James Holmes: CU releases 3,800 e-mails about him, to him and written by him
Today, the University of Colorado released about 3,800 e-mails related to accused Aurora theater shooter James Holmes, a neuroscience student at the school who had begun to withdraw more than a month before the July 20 attack. Most of the e-mails we've combed through are unremarkable, but some provide a window into how staff reacted in the immediate aftermath. Read several e-mails below, with more to come.
One e-mail sent on the morning of July 20 by Larry Hunter, a professor in the university's computational bioscience program, indicates Holmes had a "brief romantic relationship" with a graduate student in Hunter's program. Read it below:
The e-mails released also include some written by Holmes, like the one below:
Other e-mails shed light on how faculty and staff reacted to the news:
Continue reading for more e-mails about Holmes.
The e-mails were produced in response to open-records requests by several media outlets , including Westword . CU searched its e-mail servers for the terms "James Holmes" and "James E. Holmes" and came up with 3,272 e-mails. Of those, CU has released nearly 2,300. The rest are protected because they're student records, health records or attorney-client privileged communications. See an example of a redacted e-mail below:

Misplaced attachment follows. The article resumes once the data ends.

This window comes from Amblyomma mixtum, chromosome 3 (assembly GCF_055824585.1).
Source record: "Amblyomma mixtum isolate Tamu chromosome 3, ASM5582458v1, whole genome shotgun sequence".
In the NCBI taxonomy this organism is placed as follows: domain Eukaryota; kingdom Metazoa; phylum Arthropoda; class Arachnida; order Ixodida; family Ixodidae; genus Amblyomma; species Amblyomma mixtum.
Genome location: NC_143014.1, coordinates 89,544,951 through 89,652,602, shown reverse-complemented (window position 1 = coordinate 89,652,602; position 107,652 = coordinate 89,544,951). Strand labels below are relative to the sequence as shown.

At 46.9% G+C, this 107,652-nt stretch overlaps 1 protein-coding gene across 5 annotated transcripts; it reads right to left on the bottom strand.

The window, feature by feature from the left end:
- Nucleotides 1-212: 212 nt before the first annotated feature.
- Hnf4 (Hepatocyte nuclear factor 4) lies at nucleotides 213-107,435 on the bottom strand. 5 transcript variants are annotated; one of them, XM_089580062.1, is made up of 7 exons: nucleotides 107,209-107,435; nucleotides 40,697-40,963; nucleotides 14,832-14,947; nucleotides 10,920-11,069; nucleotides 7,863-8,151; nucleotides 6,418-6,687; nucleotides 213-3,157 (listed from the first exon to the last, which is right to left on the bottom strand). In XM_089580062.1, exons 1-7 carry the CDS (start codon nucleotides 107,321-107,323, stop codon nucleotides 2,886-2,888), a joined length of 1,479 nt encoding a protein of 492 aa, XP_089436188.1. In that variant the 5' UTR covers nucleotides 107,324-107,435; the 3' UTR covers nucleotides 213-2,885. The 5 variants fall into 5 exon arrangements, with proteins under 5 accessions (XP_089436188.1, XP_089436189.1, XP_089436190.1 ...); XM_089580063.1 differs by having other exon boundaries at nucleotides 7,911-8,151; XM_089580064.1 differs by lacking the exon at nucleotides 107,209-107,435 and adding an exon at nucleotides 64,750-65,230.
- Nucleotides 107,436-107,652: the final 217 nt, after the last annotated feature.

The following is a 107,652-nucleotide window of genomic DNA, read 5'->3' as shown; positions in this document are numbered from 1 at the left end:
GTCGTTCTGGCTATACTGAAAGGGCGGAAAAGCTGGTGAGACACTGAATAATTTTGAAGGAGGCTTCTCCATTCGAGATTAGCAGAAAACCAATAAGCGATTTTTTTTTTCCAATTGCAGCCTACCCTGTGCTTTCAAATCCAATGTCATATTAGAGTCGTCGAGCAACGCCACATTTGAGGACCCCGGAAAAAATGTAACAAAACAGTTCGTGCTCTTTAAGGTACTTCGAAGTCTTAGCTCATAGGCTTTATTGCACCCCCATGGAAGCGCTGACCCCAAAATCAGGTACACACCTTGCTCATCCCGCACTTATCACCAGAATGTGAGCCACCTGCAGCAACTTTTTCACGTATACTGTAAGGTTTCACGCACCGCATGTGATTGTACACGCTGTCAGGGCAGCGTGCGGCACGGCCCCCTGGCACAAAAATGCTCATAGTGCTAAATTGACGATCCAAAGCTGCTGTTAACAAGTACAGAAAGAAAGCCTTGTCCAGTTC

CU also reviewed Holmes's two university e-mail accounts and found approximately 2,700 e-mails. About 1,500 were released. In addition to weeding out e-mails the university considered privileged, CU is holding back one hundred e-mails that Holmes's attorneys assert are "personal and private" and not subject to open-records requests.
Many of the e-mails released from Holmes's accounts are essentially junk mail, including group e-mails about events or solicitations for study participants. See an example below:
After the shooting, the university received hundreds of requests for information from the media. Many of the released e-mails ask for interviews with faculty. The e-mails show that CU employees were instructed to forward all such requests to the university's media relations team. See below for an example of a professor who did just that:
And still other released e-mails are more cryptic, such as the one below between Jim Finster, the director of academic support services, and campus police officer Lynn Whitten. A court order issued in October indicates that Dr. Lynne Fenton, a psychiatrist who was seeing Holmes, admitted that she spoke with Whitten. Read the e-mail below:
More from our Aurora Theater Shooting archive: "CU releases some documents related to James Holmes, including a second ID photo."
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